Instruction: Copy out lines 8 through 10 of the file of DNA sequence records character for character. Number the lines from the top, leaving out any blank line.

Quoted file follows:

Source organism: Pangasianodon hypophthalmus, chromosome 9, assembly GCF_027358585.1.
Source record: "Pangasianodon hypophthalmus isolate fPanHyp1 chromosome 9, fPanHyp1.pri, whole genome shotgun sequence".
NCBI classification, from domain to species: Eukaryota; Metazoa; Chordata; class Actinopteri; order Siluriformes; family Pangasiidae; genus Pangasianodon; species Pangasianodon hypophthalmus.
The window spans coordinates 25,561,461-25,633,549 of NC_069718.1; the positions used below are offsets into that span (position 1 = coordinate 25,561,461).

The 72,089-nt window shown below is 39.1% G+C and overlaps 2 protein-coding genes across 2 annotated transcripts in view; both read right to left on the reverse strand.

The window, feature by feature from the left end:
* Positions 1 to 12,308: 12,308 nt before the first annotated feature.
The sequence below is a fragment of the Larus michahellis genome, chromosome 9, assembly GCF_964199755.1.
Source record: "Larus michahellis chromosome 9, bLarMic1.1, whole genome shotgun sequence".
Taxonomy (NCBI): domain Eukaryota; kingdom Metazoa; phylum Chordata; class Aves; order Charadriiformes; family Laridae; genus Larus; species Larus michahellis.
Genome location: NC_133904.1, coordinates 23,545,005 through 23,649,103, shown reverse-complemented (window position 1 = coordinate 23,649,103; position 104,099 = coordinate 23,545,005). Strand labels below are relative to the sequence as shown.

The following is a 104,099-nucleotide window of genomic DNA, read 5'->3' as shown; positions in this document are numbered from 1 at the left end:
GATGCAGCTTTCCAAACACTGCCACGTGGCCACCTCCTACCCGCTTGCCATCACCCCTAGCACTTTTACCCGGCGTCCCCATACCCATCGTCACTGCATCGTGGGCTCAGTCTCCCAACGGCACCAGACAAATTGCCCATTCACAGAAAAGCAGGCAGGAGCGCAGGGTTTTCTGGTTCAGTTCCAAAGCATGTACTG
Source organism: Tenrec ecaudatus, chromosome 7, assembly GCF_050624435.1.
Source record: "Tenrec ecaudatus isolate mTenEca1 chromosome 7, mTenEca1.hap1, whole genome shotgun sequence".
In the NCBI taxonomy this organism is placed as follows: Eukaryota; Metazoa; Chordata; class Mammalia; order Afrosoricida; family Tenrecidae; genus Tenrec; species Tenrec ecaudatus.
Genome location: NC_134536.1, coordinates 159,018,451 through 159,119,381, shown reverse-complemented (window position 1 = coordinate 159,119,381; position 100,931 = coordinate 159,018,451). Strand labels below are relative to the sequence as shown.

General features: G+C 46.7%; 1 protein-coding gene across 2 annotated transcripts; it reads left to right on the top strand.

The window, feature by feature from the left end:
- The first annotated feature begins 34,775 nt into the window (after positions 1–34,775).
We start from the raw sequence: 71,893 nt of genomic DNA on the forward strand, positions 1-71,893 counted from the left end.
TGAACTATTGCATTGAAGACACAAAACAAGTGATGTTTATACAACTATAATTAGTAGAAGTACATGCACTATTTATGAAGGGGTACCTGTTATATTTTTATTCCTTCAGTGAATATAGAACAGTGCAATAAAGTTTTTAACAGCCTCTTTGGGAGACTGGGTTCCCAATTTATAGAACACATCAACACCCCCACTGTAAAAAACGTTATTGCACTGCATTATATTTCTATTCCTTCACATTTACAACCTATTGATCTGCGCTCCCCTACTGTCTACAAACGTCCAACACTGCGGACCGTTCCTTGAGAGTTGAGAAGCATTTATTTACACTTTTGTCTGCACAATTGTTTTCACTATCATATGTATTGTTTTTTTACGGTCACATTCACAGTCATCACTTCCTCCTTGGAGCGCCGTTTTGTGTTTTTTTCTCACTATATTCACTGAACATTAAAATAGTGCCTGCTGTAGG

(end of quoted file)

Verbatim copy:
The sequence below is a fragment of the Larus michahellis genome, chromosome 9, assembly GCF_964199755.1.
Source record: "Larus michahellis chromosome 9, bLarMic1.1, whole genome shotgun sequence".
Taxonomy (NCBI): domain Eukaryota; kingdom Metazoa; phylum Chordata; class Aves; order Charadriiformes; family Laridae; genus Larus; species Larus michahellis.